Gas industry executives are smooth and sharp. They come across as concerned with intentions of being good neighbors. They talk a good line to the media. But many of the drilling contractors are owned and operated by cowboys that are little better than thugs.

    I expect that the legacy of increasing natural gas production will be the loss of major portions of a more valuable resource: fresh drinking water.

  • Barbara

    What about the natural gas that is produced every day by our livestock, and ourselves through our waste products?

    There is power in our poop.

  • Joseph Calamia

    Thank you for your comments.

  • David E. Bruderly PE

    The MIT study suffers from too much domination by status quo thinking in both the electric and transportation sectors. The findings discount the potential of demand side management and renewable and high-efficiency distributed power generation to significantly reduce demand growth for electricity supplied from central power stations. The direct use of natural gas for high-efficiency tri-gen, instant water heaters, HVAC and motor fuels is much more cost-effective for the CONSUMER, more efficient and cleaner than replacing coal plants with megawatt scale central natural gas combined-cycle systems. Wind, solar electric and distributed, high efficiency biomass and natural gas tri-gen plants must not be crowded out by a rush to cheap, inefficient uses of natural gas in inefficient central power stations. The MIT study also understates the potential for natural gas motor fuels to immediately start replacing liquid petroleum-based motor fuels in all types and sizes of motor vehicles, from light-duty to heavy-duty as well as rail. There is only legitimate reason why natural gas vehicles may NOT be cost-competitive with gasoline or diesel vehilces at this time; NGVs are NOT mass produced. When OEMs start producing NGVs by the millions to capture economies of scale these cleaner, safer, reliable vehicles will quickly become affordable. And CNG fuel stations will crop up like mushrooms. If a reckless rush from coal to natural gas is moderated by rational renewable electric portfolio standards and other state and federal policies that actually start creating integrated energy planning based on emissions and cost performance criteria then consumers will soon be able to enjoy cleaner electricity and cleaner mobility. Aggressive demand side management, high-efficiency distributed electric power generation, renewable electric power generation and widespread conversion to natural gas vehicles will not only reduce energy costs to consumers NOW but create a solid foundation for even more sustainable energy systems TOMORROW.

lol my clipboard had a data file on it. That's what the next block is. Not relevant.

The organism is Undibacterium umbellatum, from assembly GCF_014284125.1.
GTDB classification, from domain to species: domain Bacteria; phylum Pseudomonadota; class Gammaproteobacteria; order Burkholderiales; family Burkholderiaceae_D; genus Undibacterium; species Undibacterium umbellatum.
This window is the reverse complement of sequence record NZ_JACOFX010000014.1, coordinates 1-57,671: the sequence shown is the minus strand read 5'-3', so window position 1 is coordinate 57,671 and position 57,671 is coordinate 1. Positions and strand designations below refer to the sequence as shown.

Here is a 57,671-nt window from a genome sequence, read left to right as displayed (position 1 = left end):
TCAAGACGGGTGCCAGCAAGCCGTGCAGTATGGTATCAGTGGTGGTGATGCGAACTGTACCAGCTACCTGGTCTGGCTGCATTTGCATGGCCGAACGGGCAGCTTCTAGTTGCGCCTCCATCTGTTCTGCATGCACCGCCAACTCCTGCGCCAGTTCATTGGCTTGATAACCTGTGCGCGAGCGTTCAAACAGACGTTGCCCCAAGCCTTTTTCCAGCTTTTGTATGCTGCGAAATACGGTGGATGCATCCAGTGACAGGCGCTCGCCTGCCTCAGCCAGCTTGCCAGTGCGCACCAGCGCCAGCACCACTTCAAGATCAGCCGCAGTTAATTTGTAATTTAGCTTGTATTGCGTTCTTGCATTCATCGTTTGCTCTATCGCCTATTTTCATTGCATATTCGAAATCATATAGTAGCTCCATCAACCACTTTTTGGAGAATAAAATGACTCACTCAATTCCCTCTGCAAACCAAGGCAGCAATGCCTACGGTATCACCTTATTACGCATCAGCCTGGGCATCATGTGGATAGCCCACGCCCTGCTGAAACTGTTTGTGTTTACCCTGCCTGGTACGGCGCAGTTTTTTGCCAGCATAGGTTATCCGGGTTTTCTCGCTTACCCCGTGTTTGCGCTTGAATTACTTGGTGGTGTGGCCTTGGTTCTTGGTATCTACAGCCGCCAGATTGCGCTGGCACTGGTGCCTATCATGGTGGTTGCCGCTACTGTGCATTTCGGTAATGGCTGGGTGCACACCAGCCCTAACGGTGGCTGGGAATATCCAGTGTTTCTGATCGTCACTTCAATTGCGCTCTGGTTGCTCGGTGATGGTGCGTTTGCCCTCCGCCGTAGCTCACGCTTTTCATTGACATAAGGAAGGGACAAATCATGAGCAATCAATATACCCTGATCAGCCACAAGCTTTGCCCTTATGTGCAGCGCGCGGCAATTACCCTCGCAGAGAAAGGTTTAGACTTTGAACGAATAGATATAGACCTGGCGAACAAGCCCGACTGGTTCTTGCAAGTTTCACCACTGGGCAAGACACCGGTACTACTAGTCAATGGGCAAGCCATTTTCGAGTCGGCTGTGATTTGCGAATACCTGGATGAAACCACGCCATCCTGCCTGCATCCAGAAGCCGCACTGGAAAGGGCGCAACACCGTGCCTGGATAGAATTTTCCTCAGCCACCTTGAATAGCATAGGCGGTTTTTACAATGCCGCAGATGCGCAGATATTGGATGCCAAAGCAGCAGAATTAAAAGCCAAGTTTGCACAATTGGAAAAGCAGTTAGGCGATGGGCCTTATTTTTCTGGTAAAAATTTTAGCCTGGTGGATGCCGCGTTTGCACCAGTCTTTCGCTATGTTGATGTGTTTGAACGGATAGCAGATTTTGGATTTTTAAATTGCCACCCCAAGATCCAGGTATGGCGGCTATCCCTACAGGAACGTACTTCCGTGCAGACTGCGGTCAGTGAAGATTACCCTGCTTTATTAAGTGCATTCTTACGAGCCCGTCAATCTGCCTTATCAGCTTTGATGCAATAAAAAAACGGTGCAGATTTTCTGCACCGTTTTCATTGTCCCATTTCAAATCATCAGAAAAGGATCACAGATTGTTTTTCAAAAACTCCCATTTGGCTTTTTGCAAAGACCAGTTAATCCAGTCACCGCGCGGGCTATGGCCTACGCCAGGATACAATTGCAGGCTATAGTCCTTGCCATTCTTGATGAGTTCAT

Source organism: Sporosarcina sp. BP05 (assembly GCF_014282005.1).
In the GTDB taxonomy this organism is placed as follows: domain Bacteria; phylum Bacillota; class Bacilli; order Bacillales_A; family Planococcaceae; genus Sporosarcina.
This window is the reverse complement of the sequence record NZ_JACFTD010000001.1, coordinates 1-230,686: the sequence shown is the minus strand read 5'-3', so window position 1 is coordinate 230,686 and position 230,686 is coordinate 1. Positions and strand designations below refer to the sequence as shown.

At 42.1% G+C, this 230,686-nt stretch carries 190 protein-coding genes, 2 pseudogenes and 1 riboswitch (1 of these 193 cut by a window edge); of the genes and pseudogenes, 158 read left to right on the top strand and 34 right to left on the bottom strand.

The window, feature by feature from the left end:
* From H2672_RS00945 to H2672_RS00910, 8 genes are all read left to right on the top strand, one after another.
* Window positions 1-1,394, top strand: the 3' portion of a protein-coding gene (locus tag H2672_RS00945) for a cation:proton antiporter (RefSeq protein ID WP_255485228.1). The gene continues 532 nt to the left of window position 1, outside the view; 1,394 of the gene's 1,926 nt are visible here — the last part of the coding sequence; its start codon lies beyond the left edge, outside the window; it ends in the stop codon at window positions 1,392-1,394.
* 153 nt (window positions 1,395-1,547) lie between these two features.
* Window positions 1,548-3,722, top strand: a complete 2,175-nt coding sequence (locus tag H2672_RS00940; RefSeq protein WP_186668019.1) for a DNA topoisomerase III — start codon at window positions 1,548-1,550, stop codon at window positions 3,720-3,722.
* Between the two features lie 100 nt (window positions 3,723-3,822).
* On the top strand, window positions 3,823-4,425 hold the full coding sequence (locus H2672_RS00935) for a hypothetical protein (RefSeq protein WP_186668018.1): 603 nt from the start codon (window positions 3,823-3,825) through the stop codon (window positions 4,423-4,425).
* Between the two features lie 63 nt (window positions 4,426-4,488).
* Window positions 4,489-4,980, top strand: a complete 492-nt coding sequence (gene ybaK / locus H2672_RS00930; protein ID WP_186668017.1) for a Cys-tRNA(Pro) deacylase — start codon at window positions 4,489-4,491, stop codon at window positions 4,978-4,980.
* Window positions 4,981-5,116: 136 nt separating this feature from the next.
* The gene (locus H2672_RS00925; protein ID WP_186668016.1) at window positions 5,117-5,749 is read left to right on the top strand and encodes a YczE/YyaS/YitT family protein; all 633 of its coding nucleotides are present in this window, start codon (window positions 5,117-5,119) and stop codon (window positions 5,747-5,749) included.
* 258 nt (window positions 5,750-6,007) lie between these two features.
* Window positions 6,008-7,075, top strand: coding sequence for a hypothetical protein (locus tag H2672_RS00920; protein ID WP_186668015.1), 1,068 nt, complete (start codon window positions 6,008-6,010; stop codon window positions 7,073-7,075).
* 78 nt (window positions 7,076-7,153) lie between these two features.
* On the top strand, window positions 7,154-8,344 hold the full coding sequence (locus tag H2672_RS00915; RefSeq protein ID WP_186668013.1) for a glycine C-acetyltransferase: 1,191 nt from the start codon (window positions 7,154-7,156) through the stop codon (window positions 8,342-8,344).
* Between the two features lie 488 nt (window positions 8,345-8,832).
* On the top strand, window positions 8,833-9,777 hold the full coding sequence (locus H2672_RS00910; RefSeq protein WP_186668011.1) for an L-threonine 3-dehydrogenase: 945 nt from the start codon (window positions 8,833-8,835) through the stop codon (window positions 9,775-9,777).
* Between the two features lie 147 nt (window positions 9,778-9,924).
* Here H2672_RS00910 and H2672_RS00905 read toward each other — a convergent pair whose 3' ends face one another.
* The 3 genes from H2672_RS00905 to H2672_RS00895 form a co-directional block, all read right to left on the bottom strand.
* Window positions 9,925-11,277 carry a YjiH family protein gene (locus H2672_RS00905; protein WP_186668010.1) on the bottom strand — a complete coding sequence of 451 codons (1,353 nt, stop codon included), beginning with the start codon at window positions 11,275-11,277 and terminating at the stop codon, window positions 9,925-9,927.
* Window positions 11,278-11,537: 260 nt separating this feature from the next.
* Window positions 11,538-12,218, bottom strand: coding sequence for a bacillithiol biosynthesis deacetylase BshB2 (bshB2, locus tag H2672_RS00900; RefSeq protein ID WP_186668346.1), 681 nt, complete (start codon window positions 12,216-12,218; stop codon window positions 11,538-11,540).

• Fred Kesinger

    I would have thought the MIT Study would have more independent funding. Funding by the natural gas industry casts doubt on the intital outcome.

  • Vince

    Halliburton Loophole ! A phrase that should be repeated over and over again like the word ‘terrorism’.